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We recently moved our users Home folders and shared drives onto a Novell OES server from a Novell Netware 6.5 server. All the folders are stored on a LeftHand SAN attached to the server through an iSCSI connection.

In certain labs in one of our buildings, explorer freezes/crashes on workstations when trying to access certain folders en mass.(a group of 30 students at once) This is intermittent, and usually happens for 3-5 machines. This does not happen at any of our other labs/buildings, but we have eliminated every on site possibility we can think of. (computer images, wiring, switches, fibre, computer hardware, etc.)

If I put these folders back on the Netware server, we do not have the crashing issue. We are trying to get rid of all our Netware, so keeping this configuration is not possible.

We have been trying to isolate the issue, but have not had much luck.

Long story short, any idea what we can do to find what the issue is? I have been looking at performance data of the Lefthand SAN, but everything seems to be in order.

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Have you enough local storage to move these off the Lefthand and test? –  Chopper3 Feb 3 '10 at 13:42

2 Answers 2

We liked non-dedicated servers in 2.x, but they said all 3.x servers would be dedicated (boy, nobody will understand this joke today)

We liked Bindery, but they forced us to move to NDS in 4.x

We liked IPX, but they forced us to move to IP in 5.x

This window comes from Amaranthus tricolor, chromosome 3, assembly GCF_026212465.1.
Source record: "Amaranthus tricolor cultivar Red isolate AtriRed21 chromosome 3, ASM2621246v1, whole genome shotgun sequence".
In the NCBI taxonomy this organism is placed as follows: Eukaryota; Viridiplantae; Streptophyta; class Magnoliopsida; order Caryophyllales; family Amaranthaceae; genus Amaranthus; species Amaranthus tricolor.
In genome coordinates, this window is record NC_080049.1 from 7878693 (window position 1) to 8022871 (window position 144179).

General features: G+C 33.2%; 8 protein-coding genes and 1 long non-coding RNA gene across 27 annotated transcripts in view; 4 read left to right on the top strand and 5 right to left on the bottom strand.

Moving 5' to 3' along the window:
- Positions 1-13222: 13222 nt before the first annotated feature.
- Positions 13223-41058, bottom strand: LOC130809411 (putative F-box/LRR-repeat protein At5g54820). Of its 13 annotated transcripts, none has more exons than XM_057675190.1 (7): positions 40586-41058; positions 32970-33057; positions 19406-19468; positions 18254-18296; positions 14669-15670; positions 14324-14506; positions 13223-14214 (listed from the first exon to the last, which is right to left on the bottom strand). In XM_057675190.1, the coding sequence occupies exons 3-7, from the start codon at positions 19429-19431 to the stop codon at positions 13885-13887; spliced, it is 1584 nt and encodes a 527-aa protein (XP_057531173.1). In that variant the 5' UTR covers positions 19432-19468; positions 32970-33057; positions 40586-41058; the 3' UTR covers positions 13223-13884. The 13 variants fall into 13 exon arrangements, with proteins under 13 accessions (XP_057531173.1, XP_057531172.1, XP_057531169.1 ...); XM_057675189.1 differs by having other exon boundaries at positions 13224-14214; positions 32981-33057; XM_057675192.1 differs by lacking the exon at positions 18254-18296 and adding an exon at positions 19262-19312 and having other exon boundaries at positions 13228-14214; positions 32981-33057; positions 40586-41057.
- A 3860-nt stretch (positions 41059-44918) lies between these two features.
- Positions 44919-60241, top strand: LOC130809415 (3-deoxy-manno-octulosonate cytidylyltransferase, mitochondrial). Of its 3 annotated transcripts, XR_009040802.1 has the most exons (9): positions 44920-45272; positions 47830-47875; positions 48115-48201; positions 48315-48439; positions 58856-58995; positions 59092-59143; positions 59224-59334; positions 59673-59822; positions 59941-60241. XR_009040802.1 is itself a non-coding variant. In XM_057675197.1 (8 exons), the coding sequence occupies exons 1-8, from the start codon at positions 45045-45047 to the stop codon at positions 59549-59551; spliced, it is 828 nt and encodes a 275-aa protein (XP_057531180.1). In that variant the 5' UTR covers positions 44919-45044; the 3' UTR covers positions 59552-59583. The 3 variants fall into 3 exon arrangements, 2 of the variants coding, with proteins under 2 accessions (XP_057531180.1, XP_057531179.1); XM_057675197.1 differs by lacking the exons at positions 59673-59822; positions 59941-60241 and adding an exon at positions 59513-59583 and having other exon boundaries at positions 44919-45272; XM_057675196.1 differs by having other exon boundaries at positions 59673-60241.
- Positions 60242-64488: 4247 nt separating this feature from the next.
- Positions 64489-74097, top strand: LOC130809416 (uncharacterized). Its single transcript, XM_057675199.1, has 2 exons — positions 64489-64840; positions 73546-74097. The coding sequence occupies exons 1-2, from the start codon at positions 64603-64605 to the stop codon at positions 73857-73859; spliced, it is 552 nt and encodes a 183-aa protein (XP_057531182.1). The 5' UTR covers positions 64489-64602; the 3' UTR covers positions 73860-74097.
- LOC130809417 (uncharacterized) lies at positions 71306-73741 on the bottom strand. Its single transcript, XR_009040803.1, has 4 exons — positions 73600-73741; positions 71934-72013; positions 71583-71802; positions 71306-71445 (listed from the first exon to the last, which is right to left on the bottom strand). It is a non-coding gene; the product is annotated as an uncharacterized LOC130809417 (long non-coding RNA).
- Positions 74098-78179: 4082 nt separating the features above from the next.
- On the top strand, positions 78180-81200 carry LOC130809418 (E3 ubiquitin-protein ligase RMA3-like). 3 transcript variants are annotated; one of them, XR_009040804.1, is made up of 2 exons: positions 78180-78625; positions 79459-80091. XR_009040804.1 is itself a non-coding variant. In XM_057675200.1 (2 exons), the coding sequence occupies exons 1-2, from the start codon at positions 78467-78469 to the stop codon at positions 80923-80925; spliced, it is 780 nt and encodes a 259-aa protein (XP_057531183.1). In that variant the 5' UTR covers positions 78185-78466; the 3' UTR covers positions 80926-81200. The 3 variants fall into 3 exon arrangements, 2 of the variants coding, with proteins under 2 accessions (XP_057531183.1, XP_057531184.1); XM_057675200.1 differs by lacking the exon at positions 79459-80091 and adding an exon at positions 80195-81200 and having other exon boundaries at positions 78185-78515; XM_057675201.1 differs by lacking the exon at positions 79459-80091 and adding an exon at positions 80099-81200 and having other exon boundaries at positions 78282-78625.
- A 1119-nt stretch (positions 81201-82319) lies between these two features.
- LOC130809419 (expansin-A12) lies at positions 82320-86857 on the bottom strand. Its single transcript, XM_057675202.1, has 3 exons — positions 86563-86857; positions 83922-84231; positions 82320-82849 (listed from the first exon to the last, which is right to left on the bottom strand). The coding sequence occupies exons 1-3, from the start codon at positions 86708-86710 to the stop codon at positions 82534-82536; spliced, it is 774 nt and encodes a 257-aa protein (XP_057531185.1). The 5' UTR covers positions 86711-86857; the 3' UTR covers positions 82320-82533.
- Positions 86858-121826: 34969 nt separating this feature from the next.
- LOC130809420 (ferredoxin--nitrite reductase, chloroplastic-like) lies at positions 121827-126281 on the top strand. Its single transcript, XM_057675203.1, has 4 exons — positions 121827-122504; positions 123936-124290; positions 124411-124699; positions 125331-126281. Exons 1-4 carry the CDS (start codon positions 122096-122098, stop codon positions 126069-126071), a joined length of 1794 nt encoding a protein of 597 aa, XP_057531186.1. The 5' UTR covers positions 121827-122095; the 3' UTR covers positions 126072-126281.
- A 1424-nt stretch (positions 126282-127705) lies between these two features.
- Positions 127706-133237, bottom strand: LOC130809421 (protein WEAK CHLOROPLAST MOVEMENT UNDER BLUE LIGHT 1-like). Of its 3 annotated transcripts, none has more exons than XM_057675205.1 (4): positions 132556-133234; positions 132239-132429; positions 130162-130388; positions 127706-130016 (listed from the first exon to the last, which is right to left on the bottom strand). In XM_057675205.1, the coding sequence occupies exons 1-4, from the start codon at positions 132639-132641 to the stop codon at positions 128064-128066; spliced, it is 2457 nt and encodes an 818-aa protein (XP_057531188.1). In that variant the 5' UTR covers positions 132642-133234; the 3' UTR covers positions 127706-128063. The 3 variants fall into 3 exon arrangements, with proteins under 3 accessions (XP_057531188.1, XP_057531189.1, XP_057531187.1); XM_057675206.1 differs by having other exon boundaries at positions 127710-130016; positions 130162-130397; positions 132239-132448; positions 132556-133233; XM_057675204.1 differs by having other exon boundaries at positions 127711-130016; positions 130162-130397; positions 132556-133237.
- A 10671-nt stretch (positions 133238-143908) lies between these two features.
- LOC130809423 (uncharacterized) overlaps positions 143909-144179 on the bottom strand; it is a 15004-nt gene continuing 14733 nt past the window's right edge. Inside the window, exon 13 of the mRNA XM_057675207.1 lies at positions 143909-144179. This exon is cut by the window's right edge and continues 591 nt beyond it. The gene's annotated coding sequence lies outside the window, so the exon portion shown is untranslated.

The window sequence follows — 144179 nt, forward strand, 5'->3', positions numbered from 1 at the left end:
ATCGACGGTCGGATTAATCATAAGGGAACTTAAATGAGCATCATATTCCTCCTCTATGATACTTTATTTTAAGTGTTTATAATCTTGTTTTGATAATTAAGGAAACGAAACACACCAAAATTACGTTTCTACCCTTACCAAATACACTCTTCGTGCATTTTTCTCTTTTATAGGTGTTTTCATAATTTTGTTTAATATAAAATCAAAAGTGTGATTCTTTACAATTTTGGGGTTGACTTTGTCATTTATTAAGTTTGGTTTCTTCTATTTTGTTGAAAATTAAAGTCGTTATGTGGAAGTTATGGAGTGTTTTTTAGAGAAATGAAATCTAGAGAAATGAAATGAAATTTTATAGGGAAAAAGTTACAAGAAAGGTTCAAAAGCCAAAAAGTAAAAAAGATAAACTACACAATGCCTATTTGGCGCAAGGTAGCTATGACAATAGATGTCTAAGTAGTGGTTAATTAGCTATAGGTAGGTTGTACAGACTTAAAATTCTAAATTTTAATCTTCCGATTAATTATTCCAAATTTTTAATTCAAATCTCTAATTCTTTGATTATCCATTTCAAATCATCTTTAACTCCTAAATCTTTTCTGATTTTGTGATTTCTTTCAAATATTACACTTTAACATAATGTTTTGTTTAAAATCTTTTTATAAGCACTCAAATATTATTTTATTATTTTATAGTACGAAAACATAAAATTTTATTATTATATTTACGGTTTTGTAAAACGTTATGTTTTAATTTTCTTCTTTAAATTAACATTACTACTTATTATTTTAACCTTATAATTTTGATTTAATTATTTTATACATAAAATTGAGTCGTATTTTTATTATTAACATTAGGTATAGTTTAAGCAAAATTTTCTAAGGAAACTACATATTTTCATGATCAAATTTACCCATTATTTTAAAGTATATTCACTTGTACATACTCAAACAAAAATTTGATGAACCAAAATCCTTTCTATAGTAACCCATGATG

We liked NetWare, after all, but now they try to force us to move to Linux in 6.x

The decision is yours. Decide carefully

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Excellent, that brought a tear to my eye. –  Helvick Feb 3 '10 at 23:50

OES-on-Linux requires more CPU for processing NCP connections than NetWare did. The reasons for this are many, but the fact is that umpteen connections on NetWare will spike CPU to, say, 40%, and the same connections to OES will run the load-average over the number of processors in the system. This is particularly evident in the sorts of high-concurrency situations that the education environment promotes. When load-average spikes over the number of CPU's performance at the client side REALLY drops off.

Also, keep in mind that Novell made some serious improvements to Open Enterprise Server between OES-fcs, OES-SP1, OES-SP2, and even OES2, OES2-SP1. If you're not on OES2 yet, get there. Also, if you're not running 64-bit you really need to look hard at doing that. The 32-bit Linux kernel has some caching constraints that hamstring a fileserver like OES, and the 64-bit kernel is much more forgiving in that aspect.

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